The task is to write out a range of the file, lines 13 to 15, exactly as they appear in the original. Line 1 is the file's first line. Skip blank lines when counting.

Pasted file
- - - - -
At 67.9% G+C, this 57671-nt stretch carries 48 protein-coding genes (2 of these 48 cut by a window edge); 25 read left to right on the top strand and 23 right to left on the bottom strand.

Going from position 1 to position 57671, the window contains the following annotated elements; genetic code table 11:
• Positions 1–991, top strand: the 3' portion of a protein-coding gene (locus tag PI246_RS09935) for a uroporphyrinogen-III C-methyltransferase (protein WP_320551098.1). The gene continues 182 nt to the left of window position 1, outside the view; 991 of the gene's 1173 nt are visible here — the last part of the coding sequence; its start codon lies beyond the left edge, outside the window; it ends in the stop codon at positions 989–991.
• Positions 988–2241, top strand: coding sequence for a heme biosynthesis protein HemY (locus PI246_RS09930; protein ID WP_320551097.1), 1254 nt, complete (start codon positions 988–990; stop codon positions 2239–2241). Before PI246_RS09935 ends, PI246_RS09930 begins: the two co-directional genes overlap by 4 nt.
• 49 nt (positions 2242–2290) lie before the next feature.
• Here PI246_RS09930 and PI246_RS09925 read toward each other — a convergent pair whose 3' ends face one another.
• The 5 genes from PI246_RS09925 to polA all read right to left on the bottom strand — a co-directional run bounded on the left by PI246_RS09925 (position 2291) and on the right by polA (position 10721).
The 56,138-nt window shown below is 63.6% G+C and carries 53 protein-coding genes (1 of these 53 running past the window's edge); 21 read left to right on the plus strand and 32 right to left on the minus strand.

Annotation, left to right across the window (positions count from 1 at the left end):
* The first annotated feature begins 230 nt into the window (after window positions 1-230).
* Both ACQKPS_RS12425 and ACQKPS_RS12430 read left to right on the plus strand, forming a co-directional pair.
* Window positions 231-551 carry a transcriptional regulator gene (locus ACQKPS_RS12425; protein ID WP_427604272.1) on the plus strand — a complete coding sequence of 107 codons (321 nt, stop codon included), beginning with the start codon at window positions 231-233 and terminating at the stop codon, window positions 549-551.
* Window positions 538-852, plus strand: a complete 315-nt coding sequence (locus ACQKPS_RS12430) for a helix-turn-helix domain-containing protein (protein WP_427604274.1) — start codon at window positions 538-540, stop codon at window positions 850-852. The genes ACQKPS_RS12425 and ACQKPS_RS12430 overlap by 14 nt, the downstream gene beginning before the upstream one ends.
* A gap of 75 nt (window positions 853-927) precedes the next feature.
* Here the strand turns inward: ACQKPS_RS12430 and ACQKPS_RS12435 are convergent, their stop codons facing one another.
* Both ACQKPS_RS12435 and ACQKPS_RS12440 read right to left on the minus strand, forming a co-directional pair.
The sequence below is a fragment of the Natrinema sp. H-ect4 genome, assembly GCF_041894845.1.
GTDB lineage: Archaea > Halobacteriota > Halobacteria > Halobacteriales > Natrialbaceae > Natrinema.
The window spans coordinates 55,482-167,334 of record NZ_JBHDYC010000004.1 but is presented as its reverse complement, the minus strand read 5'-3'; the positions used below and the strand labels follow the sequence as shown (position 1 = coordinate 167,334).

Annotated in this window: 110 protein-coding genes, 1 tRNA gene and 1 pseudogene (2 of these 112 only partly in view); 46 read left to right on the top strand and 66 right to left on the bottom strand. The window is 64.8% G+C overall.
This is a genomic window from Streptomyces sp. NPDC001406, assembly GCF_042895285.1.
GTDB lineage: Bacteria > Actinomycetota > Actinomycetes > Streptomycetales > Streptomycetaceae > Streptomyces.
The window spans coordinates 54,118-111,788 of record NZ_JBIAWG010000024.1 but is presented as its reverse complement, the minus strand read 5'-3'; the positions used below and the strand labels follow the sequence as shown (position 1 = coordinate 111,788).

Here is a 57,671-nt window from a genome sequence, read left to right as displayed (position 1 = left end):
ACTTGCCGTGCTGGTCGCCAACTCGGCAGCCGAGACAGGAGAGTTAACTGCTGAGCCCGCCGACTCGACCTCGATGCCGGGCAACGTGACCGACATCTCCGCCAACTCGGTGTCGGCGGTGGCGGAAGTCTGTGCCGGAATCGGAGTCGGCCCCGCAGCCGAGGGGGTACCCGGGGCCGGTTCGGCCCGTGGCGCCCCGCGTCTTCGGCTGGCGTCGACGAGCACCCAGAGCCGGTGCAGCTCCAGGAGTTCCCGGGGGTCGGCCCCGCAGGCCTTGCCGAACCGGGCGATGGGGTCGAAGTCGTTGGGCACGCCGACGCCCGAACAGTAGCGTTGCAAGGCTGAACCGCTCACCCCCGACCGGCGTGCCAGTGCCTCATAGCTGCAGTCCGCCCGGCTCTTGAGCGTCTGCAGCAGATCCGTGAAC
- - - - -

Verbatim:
* Window positions 538-852, plus strand: a complete 315-nt coding sequence (locus ACQKPS_RS12430) for a helix-turn-helix domain-containing protein (protein WP_427604274.1) — start codon at window positions 538-540, stop codon at window positions 850-852. The genes ACQKPS_RS12425 and ACQKPS_RS12430 overlap by 14 nt, the downstream gene beginning before the upstream one ends.
* A gap of 75 nt (window positions 853-927) precedes the next feature.
* Here the strand turns inward: ACQKPS_RS12430 and ACQKPS_RS12435 are convergent, their stop codons facing one another.